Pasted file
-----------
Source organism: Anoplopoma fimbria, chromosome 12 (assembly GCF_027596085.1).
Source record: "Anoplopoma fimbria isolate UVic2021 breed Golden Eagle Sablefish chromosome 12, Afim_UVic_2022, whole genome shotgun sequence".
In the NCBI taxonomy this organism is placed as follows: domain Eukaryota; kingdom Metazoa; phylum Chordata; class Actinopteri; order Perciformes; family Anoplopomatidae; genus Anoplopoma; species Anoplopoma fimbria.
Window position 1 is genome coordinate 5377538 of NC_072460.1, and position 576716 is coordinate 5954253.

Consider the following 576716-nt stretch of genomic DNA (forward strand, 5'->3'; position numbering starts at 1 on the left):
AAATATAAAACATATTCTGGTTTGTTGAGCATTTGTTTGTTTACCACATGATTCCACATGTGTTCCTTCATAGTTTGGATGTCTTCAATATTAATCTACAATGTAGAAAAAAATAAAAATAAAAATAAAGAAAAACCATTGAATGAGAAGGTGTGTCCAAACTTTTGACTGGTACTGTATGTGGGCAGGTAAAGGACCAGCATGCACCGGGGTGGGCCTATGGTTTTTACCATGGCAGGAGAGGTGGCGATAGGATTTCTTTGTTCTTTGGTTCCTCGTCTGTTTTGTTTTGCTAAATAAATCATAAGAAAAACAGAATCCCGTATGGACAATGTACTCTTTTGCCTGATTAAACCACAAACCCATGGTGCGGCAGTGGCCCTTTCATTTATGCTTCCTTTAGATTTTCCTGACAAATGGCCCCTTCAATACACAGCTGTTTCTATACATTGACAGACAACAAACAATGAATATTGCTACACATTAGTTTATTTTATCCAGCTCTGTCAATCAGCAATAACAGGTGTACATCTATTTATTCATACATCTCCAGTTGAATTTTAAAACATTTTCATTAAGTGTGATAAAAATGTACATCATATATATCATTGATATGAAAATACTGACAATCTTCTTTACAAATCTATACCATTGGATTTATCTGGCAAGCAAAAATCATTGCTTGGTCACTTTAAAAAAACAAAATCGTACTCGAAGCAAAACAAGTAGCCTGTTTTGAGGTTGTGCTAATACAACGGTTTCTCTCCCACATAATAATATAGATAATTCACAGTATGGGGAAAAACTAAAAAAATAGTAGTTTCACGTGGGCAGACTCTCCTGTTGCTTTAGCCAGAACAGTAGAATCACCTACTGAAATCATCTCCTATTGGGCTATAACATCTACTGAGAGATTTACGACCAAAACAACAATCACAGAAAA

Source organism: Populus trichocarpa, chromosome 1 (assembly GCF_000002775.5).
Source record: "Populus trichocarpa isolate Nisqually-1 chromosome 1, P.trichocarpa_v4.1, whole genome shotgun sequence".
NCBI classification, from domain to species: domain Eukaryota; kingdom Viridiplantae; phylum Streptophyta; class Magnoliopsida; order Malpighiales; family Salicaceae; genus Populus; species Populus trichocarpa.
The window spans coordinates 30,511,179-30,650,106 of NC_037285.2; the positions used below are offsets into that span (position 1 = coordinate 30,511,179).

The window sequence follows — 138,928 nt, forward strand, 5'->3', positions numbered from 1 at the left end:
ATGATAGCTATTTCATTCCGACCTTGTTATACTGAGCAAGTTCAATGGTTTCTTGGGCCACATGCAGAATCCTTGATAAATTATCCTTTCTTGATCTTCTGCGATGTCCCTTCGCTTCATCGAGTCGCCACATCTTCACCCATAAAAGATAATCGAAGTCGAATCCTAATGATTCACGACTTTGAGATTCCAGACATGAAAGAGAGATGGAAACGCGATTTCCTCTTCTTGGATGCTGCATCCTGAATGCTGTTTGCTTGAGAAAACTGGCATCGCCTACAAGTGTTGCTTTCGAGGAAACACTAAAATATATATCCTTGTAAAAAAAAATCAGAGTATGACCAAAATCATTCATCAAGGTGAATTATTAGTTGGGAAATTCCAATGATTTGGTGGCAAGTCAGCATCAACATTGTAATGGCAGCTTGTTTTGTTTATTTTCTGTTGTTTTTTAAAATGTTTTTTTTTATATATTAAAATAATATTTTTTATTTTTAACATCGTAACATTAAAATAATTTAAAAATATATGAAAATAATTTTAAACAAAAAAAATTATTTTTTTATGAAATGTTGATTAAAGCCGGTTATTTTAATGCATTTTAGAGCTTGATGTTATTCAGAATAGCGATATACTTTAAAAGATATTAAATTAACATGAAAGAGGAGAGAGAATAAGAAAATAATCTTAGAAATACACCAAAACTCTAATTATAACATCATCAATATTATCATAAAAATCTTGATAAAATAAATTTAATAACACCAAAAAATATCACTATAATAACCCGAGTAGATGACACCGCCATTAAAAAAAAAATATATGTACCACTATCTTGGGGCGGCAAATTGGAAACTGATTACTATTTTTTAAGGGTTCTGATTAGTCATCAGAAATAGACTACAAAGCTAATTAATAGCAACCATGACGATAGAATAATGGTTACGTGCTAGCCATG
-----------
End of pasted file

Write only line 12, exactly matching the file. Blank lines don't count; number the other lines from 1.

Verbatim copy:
ATGATAGCTATTTCATTCCGACCTTGTTATACTGAGCAAGTTCAATGGTTTCTTGGGCCACATGCAGAATCCTTGATAAATTATCCTTTCTTGATCTTCTGCGATGTCCCTTCGCTTCATCGAGTCGCCACATCTTCACCCATAAAAGATAATCGAAGTCGAATCCTAATGATTCACGACTTTGAGATTCCAGACATGAAAGAGAGATGGAAACGCGATTTCCTCTTCTTGGATGCTGCATCCTGAATGCTGTTTGCTTGAGAAAACTGGCATCGCCTACAAGTGTTGCTTTCGAGGAAACACTAAAATATATATCCTTGTAAAAAAAAATCAGAGTATGACCAAAATCATTCATCAAGGTGAATTATTAGTTGGGAAATTCCAATGATTTGGTGGCAAGTCAGCATCAACATTGTAATGGCAGCTTGTTTTGTTTATTTTCTGTTGTTTTTTAAAATGTTTTTTTTTATATATTAAAATAATATTTTTTATTTTTAACATCGTAACATTAAAATAATTTAAAAATATATGAAAATAATTTTAAACAAAAAAAATTATTTTTTTATGAAATGTTGATTAAAGCCGGTTATTTTAATGCATTTTAGAGCTTGATGTTATTCAGAATAGCGATATACTTTAAAAGATATTAAATTAACATGAAAGAGGAGAGAGAATAAGAAAATAATCTTAGAAATACACCAAAACTCTAATTATAACATCATCAATATTATCATAAAAATCTTGATAAAATAAATTTAATAACACCAAAAAATATCACTATAATAACCCGAGTAGATGACACCGCCATTAAAAAAAAAATATATGTACCACTATCTTGGGGCGGCAAATTGGAAACTGATTACTATTTTTTAAGGGTTCTGATTAGTCATCAGAAATAGACTACAAAGCTAATTAATAGCAACCATGACGATAGAATAATGGTTACGTGCTAGCCATG